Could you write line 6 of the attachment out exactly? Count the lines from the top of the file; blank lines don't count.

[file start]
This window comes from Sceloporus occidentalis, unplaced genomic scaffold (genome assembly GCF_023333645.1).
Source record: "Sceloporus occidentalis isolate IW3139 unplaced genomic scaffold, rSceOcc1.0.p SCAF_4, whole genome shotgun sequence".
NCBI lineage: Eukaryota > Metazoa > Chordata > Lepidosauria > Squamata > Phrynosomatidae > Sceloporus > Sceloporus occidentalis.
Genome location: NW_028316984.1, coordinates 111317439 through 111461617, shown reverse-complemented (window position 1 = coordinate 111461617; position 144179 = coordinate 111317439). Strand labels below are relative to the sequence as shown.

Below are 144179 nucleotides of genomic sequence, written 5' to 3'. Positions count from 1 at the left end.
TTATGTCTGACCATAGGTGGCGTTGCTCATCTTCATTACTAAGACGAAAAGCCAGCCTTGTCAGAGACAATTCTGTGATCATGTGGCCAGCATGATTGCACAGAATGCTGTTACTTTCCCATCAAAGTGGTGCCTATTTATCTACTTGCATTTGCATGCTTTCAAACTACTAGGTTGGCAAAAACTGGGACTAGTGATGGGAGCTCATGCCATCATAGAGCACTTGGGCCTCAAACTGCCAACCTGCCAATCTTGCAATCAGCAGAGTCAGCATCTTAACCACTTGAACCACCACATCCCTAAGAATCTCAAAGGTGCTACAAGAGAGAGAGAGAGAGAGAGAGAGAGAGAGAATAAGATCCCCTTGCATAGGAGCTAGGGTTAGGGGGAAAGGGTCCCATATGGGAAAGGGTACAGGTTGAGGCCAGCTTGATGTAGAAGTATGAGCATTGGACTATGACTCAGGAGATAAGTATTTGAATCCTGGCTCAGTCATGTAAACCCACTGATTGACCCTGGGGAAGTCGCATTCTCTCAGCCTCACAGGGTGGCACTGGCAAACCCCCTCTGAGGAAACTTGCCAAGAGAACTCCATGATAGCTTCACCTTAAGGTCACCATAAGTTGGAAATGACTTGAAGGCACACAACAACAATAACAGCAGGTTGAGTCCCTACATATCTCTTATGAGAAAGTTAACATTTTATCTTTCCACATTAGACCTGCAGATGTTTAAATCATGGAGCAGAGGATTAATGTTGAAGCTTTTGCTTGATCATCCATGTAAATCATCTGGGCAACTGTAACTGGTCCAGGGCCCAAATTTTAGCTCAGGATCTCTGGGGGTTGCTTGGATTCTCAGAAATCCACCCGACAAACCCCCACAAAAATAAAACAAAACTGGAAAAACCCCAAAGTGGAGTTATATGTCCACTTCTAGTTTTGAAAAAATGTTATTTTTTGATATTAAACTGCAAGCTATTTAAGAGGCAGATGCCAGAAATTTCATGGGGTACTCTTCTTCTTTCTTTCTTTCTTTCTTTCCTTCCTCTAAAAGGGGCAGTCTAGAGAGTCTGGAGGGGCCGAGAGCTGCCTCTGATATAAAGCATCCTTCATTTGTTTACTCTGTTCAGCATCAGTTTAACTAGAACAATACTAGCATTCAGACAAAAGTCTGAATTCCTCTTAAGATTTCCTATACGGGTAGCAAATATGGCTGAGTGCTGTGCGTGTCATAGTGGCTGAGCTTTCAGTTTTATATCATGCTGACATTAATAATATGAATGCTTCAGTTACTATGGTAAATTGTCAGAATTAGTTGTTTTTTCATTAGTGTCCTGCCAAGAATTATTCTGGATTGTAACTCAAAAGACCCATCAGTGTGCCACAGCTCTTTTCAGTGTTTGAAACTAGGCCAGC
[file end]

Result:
TTATGTCTGACCATAGGTGGCGTTGCTCATCTTCATTACTAAGACGAAAAGCCAGCCTTGTCAGAGACAATTCTGTGATCATGTGGCCAGCATGATTGCACAGAATGCTGTTACTTTCCCATCAAAGTGGTGCCTATTTATCTACTTGCATTTGCATGCTTTCAAACTACTAGGTTGGCAAAAACTGGGACTAGTGATGGGAGCTCATGCCATCATAGAGCACTTGGGCCTCAAACTGCCAACCTGCCAATCTTGCAATCAGCAGAGTCAGCATCTTAACCACTTGAACCACCACATCCCTAAGAATCTCAAAGGTGCTACAAGAGAGAGAGAGAGAGAGAGAGAGAGAGAGAATAAGATCCCCTTGCATAGGAGCTAGGGTTAGGGGGAAAGGGTCCCATATGGGAAAGGGTACAGGTTGAGGCCAGCTTGATGTAGAAGTATGAGCATTGGACTATGACTCAGGAGATAAGTATTTGAATCCTGGCTCAGTCATGTAAACCCACTGATTGACCCTGGGGAAGTCGCATTCTCTCAGCCTCACAGGGTGGCACTGGCAAACCCCCTCTGAGGAAACTTGCCAAGAGAACTCCATGATAGCTTCACCTTAAGGTCACCATAAGTTGGAAATGACTTGAAGGCACACAACAACAATAACAGCAGGTTGAGTCCCTACATATCTCTTATGAGAAAGTTAACATTTTATCTTTCCACATTAGACCTGCAGATGTTTAAATCATGGAGCAGAGGATTAATGTTGAAGCTTTTGCTTGATCATCCATGTAAATCATCTGGGCAACTGTAACTGGTCCAGGGCCCAAATTTTAGCTCAGGATCTCTGGGGGTTGCTTGGATTCTCAGAAATCCACCCGACAAACCCCCACAAAAATAAAACAAAACTGGAAAAACCCCAAAGTGGAGTTATATGTCCACTTCTAGTTTTGAAAAAATGTTATTTTTTGATATTAAACTGCAAGCTATTTAAGAGGCAGATGCCAGAAATTTCATGGGGTACTCTTCTTCTTTCTTTCTTTCTTTCTTTCCTTCCTCTAAAAGGGGCAGTCTAGAGAGTCTGGAGGGGCCGAGAGCTGCCTCTGATATAAAGCATCCTTCATTTGTTTACTCTGTTCAGCATCAGTTTAACTAGAACAATACTAGCATTCAGACAAAAGTCTGAATTCCTCTTAAGATTTCCTATACGGGTAGCAAATATGGCTGAGTGCTGTGCGTGTCATAGTGGCTGAGCTTTCAGTTTTATATCATGCTGACATTAATAATATGAATGCTTCAGTTACTATGGTAAATTGTCAGAATTAGTTGTTTTTTCATTAGTGTCCTGCCAAGAATTATTCTGGATTGTAACTCAAAAGACCCATCAGTGTGCCACAGCTCTTTTCAGTGTTTGAAACTAGGCCAGC